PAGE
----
John Paczkowski

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Here’s Hoping for a Mobsters-Pooh Mash-Up

acquisitions_phag_thumb The Walt Disney Company is now one of the biggest players in the fast-growing social gaming business. On Tuesday afternoon the company said it had agreed to acquire Playdom–the outfit behind games like Social City, Sorority Life, and Market Street–for up to $763 million.

Under the terms of the deal, Disney (DIS) will pay $563.2 million for Playdom up front and an additional $200 million if the social gaming company meets certain unspecified growth thresholds.

For Disney–which is looking for a bigger footprint in the gaming space–purchasing Playdom, the No. 4 social gaming company on Facebook (and No. 1 on MySpace), is a quick and easy way to extend its characters and brands to social games, a market that could be worth $1.5 billion within three years. Across all venues, Playdom games draw about 42 million players a month.

“We see strong growth potential in bringing together Playdom’s talented team and capabilities with our great creative properties, people and world-renowned brands like Disney, ABC, ESPN and Marvel,” Disney CEO Robert Iger said in a statement announcing the deal.

Added Playdom CEO John Pleasants, “We are at the start of a once-in-a-generation opportunity to transform the way people of all ages play games with their friends across devices, platforms and geographical boundaries.”

Here’s the full release:

The Walt Disney Company to Acquire Leading Social Game Developer Playdom

BURBANK, Calif., Jul 27, 2010 (BUSINESS WIRE) — Advancing on its goal of bringing consumers its well-known stories, characters and brands in ever more engaging ways, The Walt Disney Company (DIS 34.26, -0.02, -0.06%) has agreed to acquire Playdom Inc., one of the leading companies in the fast-growing business of online social gaming.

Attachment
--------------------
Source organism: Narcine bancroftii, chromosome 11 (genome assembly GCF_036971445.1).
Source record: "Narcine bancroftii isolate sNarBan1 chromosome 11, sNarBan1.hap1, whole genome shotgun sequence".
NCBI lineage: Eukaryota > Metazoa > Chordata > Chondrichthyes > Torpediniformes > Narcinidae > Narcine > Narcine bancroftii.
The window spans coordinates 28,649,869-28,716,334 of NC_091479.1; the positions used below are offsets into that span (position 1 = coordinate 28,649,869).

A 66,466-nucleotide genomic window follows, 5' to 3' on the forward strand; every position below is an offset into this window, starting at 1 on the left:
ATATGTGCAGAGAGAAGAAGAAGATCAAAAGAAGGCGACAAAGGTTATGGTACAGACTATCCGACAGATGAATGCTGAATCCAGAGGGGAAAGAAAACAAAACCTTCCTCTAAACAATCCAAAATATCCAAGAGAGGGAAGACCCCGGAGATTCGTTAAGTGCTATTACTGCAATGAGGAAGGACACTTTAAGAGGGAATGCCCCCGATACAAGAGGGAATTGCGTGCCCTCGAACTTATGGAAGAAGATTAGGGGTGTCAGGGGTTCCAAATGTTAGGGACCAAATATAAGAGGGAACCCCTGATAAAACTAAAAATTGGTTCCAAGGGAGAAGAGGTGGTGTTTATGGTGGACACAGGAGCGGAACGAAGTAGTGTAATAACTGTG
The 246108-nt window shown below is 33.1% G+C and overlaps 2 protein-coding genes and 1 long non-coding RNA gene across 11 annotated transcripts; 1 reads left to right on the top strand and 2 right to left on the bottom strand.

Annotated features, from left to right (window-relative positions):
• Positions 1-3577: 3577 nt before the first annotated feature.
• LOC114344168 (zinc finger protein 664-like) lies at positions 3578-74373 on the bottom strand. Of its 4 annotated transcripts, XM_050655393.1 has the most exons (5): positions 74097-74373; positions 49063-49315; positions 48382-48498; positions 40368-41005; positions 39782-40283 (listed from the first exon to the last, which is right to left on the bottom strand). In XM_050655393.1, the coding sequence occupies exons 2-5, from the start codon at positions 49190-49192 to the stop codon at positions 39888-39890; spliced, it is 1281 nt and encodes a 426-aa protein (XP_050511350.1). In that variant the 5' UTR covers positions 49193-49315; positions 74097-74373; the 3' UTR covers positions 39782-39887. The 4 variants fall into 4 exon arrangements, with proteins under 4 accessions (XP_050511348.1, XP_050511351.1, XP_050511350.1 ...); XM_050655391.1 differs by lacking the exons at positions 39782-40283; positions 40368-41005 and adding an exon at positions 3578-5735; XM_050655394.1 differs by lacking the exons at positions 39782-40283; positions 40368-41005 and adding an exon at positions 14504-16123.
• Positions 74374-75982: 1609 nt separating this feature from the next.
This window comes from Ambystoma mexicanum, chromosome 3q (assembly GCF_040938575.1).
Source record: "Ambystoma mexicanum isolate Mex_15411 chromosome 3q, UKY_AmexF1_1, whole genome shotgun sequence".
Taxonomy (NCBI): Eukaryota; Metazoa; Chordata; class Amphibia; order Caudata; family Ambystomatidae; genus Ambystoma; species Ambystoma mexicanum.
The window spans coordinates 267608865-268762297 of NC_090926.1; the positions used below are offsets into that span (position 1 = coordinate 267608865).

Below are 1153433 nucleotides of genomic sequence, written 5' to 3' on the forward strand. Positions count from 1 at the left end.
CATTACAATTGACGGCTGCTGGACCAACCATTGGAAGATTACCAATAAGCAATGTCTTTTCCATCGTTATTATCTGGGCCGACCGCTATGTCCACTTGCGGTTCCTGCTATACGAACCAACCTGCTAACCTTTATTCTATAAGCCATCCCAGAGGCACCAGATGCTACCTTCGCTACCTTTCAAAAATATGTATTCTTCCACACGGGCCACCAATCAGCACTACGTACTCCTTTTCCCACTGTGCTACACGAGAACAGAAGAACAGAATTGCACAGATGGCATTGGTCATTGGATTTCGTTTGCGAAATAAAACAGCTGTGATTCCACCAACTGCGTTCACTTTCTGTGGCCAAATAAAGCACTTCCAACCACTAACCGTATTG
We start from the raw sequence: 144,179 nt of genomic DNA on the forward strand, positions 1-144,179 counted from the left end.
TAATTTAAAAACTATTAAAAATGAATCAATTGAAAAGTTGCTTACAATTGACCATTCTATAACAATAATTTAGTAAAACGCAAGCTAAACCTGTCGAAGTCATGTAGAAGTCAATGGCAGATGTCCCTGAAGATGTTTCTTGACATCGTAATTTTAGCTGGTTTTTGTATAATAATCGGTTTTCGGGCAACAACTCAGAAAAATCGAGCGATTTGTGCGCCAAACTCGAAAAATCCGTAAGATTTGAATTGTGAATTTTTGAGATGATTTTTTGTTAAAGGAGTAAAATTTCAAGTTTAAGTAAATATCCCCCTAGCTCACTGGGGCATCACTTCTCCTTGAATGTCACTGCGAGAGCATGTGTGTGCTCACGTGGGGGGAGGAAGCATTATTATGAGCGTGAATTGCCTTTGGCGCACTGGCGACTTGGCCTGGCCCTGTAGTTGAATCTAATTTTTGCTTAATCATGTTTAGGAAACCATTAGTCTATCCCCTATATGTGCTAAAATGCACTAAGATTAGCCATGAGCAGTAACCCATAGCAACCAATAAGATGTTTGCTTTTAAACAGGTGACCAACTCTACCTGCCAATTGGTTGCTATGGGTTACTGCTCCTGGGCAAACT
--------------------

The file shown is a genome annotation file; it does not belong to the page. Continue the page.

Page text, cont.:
Playdom shareholders will receive total consideration of $563.2 million, subject to certain conditions, and a performance-linked earn-out of up to $200 million.

In just two and a half years of operation, Playdom has established itself as a pacesetter in building popular games for social networks enjoyed by consumers around the globe. Through well-known titles like Social City, Sorority Life, Market Street and Bola, Playdom engages an estimated 42 million active players each month.

By acquiring Playdom, Disney will strengthen its already-robust digital gaming portfolio, acquire a first-rate management team and provide consumers new ways to interact with the company on popular social networks like Facebook and MySpace.

“We see strong growth potential in bringing together Playdom’s talented team and capabilities with our great creative properties, people and world-renowned brands like Disney, ABC, ESPN and Marvel,” said Robert A. Iger, President and CEO, The Walt Disney Company.

“This acquisition furthers our strategy of allocating capital to high-growth businesses that can benefit from our many characters, stories and brands, delivering them in a creatively compelling way to a new generation of fans on the platforms they prefer,” Iger added.

“We are at the start of a once-in-a-generation opportunity to transform the way people of all ages play games with their friends across devices, platforms and geographical boundaries,” said Playdom Chief Executive Officer John Pleasants. “Disney is an incredibly forward-thinking company that shares our vision and is the ideal partner to further our mission to bring great entertainment to people around the world.”

Playdom, which has 15 game development studios, will remain headquartered in Mountain View, California. Pleasants will become an Executive Vice President of the Disney Interactive Media Group (DIMG) and General Manager of Playdom, reporting to DIMG President Steve Wadsworth.

Disney expects Playdom’s expertise in social gaming software tools, business intelligence and rapid innovation to broadly benefit DIMG, which already has a substantial global presence in online, console and mobile gaming.

The transaction, which is subject to clearance under the Hart-Scott-Rodino Antitrust Improvements Act and certain non-U.S. merger control regulations, is expected to close by the end of Disney’s 2010 fiscal year.


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